• 12-step meetings: Many rehab centers incorporate 12-step meetings into their program. These are based on the Alcoholics Anonymous recovery program and include admitting powerlessness over your addiction, surrendering to a higher power and working through the 12 steps with a sponsor.
  • Aftercare: Your therapist will devise an aftercare plan for you to follow once you complete your recovery program. This will help you continue to build upon the coping skills you learned in rehab and will decrease the chance of relapse.


Side Effects of Spice Dependency

Chest pain, hallucinations, anxiety and seizures are potential side effects.


Spice products may constantly change in chemical composition as illicit manufacturers scramble to avoid legal ramifications. As a result, the effects could be vastly different from user to user depending on which brand is abused. 1 This unpredictability is one reason that Spice is so dangerous to use and has been linked to countless emergency room visits.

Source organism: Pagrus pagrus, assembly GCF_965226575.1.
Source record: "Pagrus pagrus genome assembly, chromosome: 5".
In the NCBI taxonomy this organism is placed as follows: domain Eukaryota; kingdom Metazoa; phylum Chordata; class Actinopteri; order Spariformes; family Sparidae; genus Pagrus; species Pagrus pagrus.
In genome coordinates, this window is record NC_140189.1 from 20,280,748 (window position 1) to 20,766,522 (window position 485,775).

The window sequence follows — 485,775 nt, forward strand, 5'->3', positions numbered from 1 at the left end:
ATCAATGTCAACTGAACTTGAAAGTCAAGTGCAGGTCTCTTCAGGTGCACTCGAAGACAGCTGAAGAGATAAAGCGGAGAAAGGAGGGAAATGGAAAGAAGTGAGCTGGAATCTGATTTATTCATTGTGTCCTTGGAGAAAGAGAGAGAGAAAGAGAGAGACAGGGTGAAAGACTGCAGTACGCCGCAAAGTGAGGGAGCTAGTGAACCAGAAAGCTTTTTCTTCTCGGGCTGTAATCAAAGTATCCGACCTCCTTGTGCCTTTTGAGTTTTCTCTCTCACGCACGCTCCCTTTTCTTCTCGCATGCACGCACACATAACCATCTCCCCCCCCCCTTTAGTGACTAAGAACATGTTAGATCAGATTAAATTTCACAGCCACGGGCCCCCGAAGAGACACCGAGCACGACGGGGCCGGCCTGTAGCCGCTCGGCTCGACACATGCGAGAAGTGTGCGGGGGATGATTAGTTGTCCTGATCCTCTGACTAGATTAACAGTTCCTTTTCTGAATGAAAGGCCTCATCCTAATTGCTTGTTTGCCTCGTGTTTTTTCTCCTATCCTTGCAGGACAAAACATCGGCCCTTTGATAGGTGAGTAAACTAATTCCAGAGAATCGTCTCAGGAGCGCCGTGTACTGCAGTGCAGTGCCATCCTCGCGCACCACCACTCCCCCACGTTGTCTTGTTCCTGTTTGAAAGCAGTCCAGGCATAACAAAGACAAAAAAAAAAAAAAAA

Below are some side effects of Spice use:1, 2, 4, 5, 10

  • Kidney damage.
  • Seizures.
  • Violent behaviors.
  • Increased blood pressure.
  • Increased heart rate.
  • Vomiting.
  • Suicidal ideation.
  • Chest pain.
  • Heart palpitations.
  • Hallucinations.
  • Sweating.
  • Anxiety.
  • Paranoria.
  • Shortness of breath.
  • Muscle twitches.
  • Cognitive impairment.
  • Psychosis.
  • Heart attack.


Long-Term Effects of Spice Dependency

Long-term effects of Spice and K2 are currently unknown. But since Spice/K2 and marijuana act on the same brain receptors, the two may have similar long-term effects.

The long-term effects of marijuana depend on the age of onset of use and duration of use. Those who began using marijuana in adolescence are more likely to suffer from cognitive problems in adulthood compared to their non-using peers. 9

Marijuana’s long-term effects are as follows:

  • Daily cough.8
  • Higher risk of lung infections.8
  • More frequent pulmonary illness.8
  • Less gray matter in orbitofrontal cortex.7
  • Lower IQ than non-marijuana using peers.7
  • Impairment in decision-making.9